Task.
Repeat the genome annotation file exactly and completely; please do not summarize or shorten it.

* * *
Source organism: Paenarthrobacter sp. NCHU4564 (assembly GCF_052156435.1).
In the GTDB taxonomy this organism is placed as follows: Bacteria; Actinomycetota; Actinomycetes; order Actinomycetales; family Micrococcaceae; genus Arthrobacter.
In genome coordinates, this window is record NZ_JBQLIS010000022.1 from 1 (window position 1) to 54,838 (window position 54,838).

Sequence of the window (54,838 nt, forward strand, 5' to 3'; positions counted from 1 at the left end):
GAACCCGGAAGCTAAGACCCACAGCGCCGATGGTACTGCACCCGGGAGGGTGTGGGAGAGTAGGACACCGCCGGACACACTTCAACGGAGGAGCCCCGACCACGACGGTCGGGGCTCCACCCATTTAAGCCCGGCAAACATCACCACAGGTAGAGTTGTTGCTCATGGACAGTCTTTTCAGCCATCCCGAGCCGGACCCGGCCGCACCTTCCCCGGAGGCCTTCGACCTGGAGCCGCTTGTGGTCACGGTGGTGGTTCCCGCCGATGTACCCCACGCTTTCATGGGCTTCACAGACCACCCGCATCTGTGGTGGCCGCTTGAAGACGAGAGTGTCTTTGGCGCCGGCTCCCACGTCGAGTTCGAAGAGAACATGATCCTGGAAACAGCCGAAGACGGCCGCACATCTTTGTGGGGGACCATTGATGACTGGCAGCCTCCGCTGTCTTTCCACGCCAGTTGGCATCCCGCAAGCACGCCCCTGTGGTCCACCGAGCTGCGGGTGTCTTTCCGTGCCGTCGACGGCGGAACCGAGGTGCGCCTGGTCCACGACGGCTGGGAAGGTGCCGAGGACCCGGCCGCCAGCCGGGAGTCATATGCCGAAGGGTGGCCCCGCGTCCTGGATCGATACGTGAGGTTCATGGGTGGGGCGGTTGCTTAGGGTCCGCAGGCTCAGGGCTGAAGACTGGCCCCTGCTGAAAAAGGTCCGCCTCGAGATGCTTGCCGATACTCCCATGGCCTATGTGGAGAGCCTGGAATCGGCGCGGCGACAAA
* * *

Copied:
Source organism: Paenarthrobacter sp. NCHU4564 (assembly GCF_052156435.1).
In the GTDB taxonomy this organism is placed as follows: Bacteria; Actinomycetota; Actinomycetes; order Actinomycetales; family Micrococcaceae; genus Arthrobacter.
In genome coordinates, this window is record NZ_JBQLIS010000022.1 from 1 (window position 1) to 54,838 (window position 54,838).

Sequence of the window (54,838 nt, forward strand, 5' to 3'; positions counted from 1 at the left end):
GAACCCGGAAGCTAAGACCCACAGCGCCGATGGTACTGCACCCGGGAGGGTGTGGGAGAGTAGGACACCGCCGGACACACTTCAACGGAGGAGCCCCGACCACGACGGTCGGGGCTCCACCCATTTAAGCCCGGCAAACATCACCACAGGTAGAGTTGTTGCTCATGGACAGTCTTTTCAGCCATCCCGAGCCGGACCCGGCCGCACCTTCCCCGGAGGCCTTCGACCTGGAGCCGCTTGTGGTCACGGTGGTGGTTCCCGCCGATGTACCCCACGCTTTCATGGGCTTCACAGACCACCCGCATCTGTGGTGGCCGCTTGAAGACGAGAGTGTCTTTGGCGCCGGCTCCCACGTCGAGTTCGAAGAGAACATGATCCTGGAAACAGCCGAAGACGGCCGCACATCTTTGTGGGGGACCATTGATGACTGGCAGCCTCCGCTGTCTTTCCACGCCAGTTGGCATCCCGCAAGCACGCCCCTGTGGTCCACCGAGCTGCGGGTGTCTTTCCGTGCCGTCGACGGCGGAACCGAGGTGCGCCTGGTCCACGACGGCTGGGAAGGTGCCGAGGACCCGGCCGCCAGCCGGGAGTCATATGCCGAAGGGTGGCCCCGCGTCCTGGATCGATACGTGAGGTTCATGGGTGGGGCGGTTGCTTAGGGTCCGCAGGCTCAGGGCTGAAGACTGGCCCCTGCTGAAAAAGGTCCGCCTCGAGATGCTTGCCGATACTCCCATGGCCTATGTGGAGAGCCTGGAATCGGCGCGGCGACAAA